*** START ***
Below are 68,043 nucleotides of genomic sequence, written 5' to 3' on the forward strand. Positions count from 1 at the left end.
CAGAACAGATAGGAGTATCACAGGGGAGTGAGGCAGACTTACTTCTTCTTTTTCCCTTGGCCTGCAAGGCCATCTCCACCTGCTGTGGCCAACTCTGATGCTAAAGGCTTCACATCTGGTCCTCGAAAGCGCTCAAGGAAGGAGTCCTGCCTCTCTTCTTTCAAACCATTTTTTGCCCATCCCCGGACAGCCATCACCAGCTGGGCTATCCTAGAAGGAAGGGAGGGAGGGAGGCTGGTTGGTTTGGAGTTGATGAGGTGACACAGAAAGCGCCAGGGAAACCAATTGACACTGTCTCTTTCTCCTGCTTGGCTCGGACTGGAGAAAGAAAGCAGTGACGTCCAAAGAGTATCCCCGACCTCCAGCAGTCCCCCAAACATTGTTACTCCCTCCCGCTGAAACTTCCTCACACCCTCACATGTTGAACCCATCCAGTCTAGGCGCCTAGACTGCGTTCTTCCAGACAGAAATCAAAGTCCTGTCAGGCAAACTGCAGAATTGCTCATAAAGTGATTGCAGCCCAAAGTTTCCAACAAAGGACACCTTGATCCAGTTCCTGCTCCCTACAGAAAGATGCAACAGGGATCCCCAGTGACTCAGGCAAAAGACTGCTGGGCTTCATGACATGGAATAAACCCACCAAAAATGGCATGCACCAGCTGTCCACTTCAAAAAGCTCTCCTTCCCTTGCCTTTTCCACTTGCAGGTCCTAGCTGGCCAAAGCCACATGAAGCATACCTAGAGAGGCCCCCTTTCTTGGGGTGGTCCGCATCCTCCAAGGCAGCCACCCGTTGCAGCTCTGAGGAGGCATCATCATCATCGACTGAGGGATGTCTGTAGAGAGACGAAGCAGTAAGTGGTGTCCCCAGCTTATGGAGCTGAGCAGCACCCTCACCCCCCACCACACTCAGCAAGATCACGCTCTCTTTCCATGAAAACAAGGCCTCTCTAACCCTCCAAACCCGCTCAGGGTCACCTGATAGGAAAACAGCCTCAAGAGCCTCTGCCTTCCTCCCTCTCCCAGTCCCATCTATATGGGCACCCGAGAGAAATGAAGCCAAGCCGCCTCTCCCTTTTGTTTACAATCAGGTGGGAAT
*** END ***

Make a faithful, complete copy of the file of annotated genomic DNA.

Below are 68,043 nucleotides of genomic sequence, written 5' to 3' on the forward strand. Positions count from 1 at the left end.
CAGAACAGATAGGAGTATCACAGGGGAGTGAGGCAGACTTACTTCTTCTTTTTCCCTTGGCCTGCAAGGCCATCTCCACCTGCTGTGGCCAACTCTGATGCTAAAGGCTTCACATCTGGTCCTCGAAAGCGCTCAAGGAAGGAGTCCTGCCTCTCTTCTTTCAAACCATTTTTTGCCCATCCCCGGACAGCCATCACCAGCTGGGCTATCCTAGAAGGAAGGGAGGGAGGGAGGCTGGTTGGTTTGGAGTTGATGAGGTGACACAGAAAGCGCCAGGGAAACCAATTGACACTGTCTCTTTCTCCTGCTTGGCTCGGACTGGAGAAAGAAAGCAGTGACGTCCAAAGAGTATCCCCGACCTCCAGCAGTCCCCCAAACATTGTTACTCCCTCCCGCTGAAACTTCCTCACACCCTCACATGTTGAACCCATCCAGTCTAGGCGCCTAGACTGCGTTCTTCCAGACAGAAATCAAAGTCCTGTCAGGCAAACTGCAGAATTGCTCATAAAGTGATTGCAGCCCAAAGTTTCCAACAAAGGACACCTTGATCCAGTTCCTGCTCCCTACAGAAAGATGCAACAGGGATCCCCAGTGACTCAGGCAAAAGACTGCTGGGCTTCATGACATGGAATAAACCCACCAAAAATGGCATGCACCAGCTGTCCACTTCAAAAAGCTCTCCTTCCCTTGCCTTTTCCACTTGCAGGTCCTAGCTGGCCAAAGCCACATGAAGCATACCTAGAGAGGCCCCCTTTCTTGGGGTGGTCCGCATCCTCCAAGGCAGCCACCCGTTGCAGCTCTGAGGAGGCATCATCATCATCGACTGAGGGATGTCTGTAGAGAGACGAAGCAGTAAGTGGTGTCCCCAGCTTATGGAGCTGAGCAGCACCCTCACCCCCCACCACACTCAGCAAGATCACGCTCTCTTTCCATGAAAACAAGGCCTCTCTAACCCTCCAAACCCGCTCAGGGTCACCTGATAGGAAAACAGCCTCAAGAGCCTCTGCCTTCCTCCCTCTCCCAGTCCCATCTATATGGGCACCCGAGAGAAATGAAGCCAAGCCGCCTCTCCCTTTTGTTTACAATCAGGTGGGAAT